Cuba Can Wait

2 A painting by Andrés Yunior Gómez Quevedo, an International Cuban Artist, seems very appropriate for this post about the grace of life and its delicate balance

No, I have not forgetten about my goal to tell you stories of Cuba for 30 days, I guess they may not be 30-days consecutively, but it will be an adventure told over 30-days. You see, life takes precedence, no matter what. Lately, I have had to shift my own life to help my aging father with dementia. Of course, no one ever wishes for dementia when they get older, he is 77, but the odds are pretty high that someone in your family will struggle with it, if not yourself. So yes, Dad, Cuba Can Wait.

The scary part about helping my father is that I have had to learn everything about him, in such a short amount of time, because he needed help yesterday, so to speak. Banking access, bill habits, food habits, bathing habits, normal every day functioning habits. I had to work closely with my sister to help him and the two of us haven’t worked together on a project since we were kids, so managing his life became a real struggle for both of us. She has a family of 5, plus a dog and full time job as a teacher with students. I have a family of 4, my spouse and 2 kitties, and 1 recently diagnosed with cancer, a freelance job, and a 7-piece Soulful Rock Band, Sweet Little Bloodhound, but maybe you know that already. So yes, Everyone and Everything, Cuba Can Wait.

One thing that I have learned as I get older is that I am a caretaker. I jump in and help those in need, yet I can forget to take care of myself and my life in the process, early signs of dementia? Who knows, perhaps! That’s reality, caring for our father has brought up many different emotions for both my sister and I, but I can only speak to my own. Sometimes I think, is this going to be me? Will I suffer with dementia, will I forget to bathe, forget to go to the bathroom, forget if I spoke with someone on the phone today? Will I forget people’s faces in pictures, will I forget how to get home from the store, will I forget where I am? This could be me in the future. So yes, Dementia, Cuba Can Wait.

The other side of watching him go through this is that every time I see him, there is actually less and less of him there. It has become more and more of a struggle to do simple tasks or to even get him out of the house to the doctors. Allow 3 hours and know that you will still be late, so fake the time by an hour. Yet, if you asked my father if he still drives, he says “yes,” a scary thought, but his car is not working at the moment, so that is not possible. This is how we have managed that situation. We are both long distance to my father, 5 hours from NY and 2 hours from MA, so we have to plan visits to be efficient and know that when you get there the plan could be blown to hell because you just drove 5 hours to get him to the Urologist and you ended up being 12 mins late to the appointment with a 2 hour lead time and they wouldn’t see him. Plan so you can get the most done in the shortest amount of time. So yes, Father Time, Cuba Can Wait.

When you finally get around to figuring out the next steps for someone with dementia, you are faced with all the planning that the individual did ahead of time. Dad had nothing planned, no Healthcare Proxy, no Power of Attorney, no Will, no thoughts about what happens if…? Therefore, trying to get dad on track has proven to be a challenge and a lot of running around to town offices for deeds, marriage and death certificates, the VA for benefit information, talking to all the aides and helpers of my dad, and basically making a plan on the fly of how to move forward. Dad has always said, “I never want to be a burden to my daughters or to have my daughters involved!” Reality check if someone actually says this out loud, this is your window to talk about “end of life care,” my dad has said this for years, yet he never planned otherwise. There are other complications related to my dad’s situation, but if you are reading this and saying to yourself, “I don’t want to burden my ________ (fill in the blank)” the best thing you can do is to have your thoughts, your plans, your roadmap for the rest of your life available to your caretaker, because let’s face it, we are all going to need a caretaker when we get older. If you are lucky enough, it will be a spouse or a family member, if not you might actually have to “rely on the kindness of strangers.”1 Be prepared and be thoughtful and be kind to your loved ones, planning your end of life, death, and dementia plans are a must, this is the only way to assure that you will have your wishes carried out and you will be less of a burden on your caretakers. So yes, Death, Cuba Can Wait.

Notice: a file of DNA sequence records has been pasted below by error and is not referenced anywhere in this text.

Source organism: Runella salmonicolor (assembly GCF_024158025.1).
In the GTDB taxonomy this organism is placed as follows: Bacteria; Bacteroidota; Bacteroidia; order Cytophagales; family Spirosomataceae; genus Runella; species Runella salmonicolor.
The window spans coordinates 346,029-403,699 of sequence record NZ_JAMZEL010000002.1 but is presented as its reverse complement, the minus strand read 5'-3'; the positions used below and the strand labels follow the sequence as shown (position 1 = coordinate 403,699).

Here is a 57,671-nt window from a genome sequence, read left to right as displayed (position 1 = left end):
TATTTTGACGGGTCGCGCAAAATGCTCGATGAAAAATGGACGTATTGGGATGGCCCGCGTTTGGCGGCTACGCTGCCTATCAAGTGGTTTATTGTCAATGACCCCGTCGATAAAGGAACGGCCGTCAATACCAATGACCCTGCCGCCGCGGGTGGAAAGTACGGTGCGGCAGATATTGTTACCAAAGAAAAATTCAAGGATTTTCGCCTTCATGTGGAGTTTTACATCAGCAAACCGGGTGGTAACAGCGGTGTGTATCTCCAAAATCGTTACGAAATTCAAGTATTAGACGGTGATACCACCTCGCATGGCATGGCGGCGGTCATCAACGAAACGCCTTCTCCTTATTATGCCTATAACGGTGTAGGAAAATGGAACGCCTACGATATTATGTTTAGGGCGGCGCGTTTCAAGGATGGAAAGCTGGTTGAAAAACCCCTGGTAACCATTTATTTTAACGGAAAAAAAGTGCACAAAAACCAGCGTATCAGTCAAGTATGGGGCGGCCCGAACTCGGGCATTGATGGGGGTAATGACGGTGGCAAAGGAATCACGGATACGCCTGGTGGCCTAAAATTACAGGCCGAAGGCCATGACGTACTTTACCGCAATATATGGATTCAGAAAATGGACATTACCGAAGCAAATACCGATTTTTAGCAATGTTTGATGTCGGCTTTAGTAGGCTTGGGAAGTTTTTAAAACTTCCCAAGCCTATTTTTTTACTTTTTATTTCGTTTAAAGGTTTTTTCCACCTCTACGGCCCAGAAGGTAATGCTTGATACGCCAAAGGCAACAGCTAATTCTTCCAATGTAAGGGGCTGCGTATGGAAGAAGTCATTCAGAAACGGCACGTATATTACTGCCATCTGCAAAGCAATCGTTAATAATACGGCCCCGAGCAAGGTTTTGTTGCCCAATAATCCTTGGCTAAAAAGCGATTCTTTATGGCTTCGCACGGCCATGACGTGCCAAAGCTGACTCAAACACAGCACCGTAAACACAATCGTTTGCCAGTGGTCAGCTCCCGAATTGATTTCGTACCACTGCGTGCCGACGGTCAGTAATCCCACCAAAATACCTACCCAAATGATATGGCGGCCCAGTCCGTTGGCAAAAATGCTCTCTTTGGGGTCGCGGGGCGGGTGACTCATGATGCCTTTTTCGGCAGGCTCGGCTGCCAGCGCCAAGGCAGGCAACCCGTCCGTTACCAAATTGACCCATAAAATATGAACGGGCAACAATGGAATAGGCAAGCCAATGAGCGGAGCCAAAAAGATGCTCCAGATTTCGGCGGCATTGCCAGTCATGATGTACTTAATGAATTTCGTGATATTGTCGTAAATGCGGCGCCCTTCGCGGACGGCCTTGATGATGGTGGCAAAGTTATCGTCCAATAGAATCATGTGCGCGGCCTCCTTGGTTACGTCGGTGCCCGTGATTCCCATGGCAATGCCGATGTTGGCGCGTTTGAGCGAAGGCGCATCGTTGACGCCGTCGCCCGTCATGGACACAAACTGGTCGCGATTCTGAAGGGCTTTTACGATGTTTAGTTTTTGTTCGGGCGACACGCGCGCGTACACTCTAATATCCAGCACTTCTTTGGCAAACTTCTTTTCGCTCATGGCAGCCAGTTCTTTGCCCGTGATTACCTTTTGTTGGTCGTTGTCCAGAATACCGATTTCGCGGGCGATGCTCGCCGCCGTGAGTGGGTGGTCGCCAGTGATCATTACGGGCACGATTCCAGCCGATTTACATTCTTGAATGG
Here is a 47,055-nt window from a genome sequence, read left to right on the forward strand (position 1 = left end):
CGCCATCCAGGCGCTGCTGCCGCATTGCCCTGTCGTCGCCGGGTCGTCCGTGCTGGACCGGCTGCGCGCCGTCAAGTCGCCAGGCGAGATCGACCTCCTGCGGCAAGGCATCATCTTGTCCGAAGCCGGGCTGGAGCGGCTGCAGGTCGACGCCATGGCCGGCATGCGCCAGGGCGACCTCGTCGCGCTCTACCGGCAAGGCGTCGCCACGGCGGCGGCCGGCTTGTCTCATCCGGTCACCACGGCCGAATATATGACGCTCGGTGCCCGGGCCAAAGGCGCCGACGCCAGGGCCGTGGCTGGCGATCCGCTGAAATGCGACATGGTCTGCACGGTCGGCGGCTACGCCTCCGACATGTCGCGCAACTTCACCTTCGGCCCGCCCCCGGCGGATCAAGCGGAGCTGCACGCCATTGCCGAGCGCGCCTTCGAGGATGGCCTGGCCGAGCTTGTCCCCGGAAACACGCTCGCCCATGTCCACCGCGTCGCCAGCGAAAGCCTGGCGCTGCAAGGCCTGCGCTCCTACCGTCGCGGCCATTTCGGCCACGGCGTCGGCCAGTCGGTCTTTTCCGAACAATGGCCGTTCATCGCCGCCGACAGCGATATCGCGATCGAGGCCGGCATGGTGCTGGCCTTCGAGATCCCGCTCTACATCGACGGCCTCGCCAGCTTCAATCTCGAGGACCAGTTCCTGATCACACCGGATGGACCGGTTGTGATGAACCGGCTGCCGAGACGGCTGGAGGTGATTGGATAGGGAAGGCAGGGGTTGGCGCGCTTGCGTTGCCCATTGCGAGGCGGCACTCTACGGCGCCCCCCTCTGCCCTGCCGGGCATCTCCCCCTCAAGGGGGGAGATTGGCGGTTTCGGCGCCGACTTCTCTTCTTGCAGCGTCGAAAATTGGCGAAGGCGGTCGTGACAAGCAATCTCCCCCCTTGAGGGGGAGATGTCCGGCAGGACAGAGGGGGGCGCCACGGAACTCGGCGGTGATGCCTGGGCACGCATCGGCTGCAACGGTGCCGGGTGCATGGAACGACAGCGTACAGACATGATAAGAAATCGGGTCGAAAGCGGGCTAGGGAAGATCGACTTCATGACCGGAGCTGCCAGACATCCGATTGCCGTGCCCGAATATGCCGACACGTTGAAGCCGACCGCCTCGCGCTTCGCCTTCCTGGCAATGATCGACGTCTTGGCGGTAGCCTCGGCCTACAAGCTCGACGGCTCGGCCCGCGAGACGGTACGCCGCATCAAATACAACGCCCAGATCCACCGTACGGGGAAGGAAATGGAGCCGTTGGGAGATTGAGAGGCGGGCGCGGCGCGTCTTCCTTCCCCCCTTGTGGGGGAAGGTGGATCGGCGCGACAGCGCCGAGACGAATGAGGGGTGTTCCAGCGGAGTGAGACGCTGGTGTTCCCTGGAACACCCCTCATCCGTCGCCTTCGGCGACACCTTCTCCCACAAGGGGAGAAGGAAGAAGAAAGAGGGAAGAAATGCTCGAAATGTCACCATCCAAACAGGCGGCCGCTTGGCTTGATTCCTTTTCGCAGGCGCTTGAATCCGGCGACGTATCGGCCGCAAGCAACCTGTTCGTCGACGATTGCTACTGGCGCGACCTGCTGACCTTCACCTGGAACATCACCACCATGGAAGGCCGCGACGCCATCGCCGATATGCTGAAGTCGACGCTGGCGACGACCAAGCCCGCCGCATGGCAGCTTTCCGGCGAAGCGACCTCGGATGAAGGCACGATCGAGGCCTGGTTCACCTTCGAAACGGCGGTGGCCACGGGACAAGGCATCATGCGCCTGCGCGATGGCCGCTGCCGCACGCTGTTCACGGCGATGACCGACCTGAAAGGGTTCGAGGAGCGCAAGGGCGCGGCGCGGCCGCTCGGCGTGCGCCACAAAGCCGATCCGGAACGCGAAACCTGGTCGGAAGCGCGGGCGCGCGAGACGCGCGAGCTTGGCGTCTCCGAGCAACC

They say things happen in threes, so my dad has been slowly deteriorating over the last 2+ years and now my kitty has terminal cancer, I don’t look forward to the third, but I tend to believe in the cycle of life and the joy of birth following deaths, so I do look forward to the other side of grief as joy is never far behind. I see a lot of similarities in Cuba and the cycle of life. We have all been wondering what will become of Cuba now that their leadership has shifted and the borders are opening to the US, but I am more excited about what joy the Cubanos will bring to the world as they share their lifestyle, their passions, their resourcefulness, their art with us. So yes, Cuba, I Can Wait.

1 Tennesse Williams, Blanche DuBois, A Streetcar Named Desire

2 Andrés Yunior Gómez Quevedo Cuban Artist kindly known to me as Harmony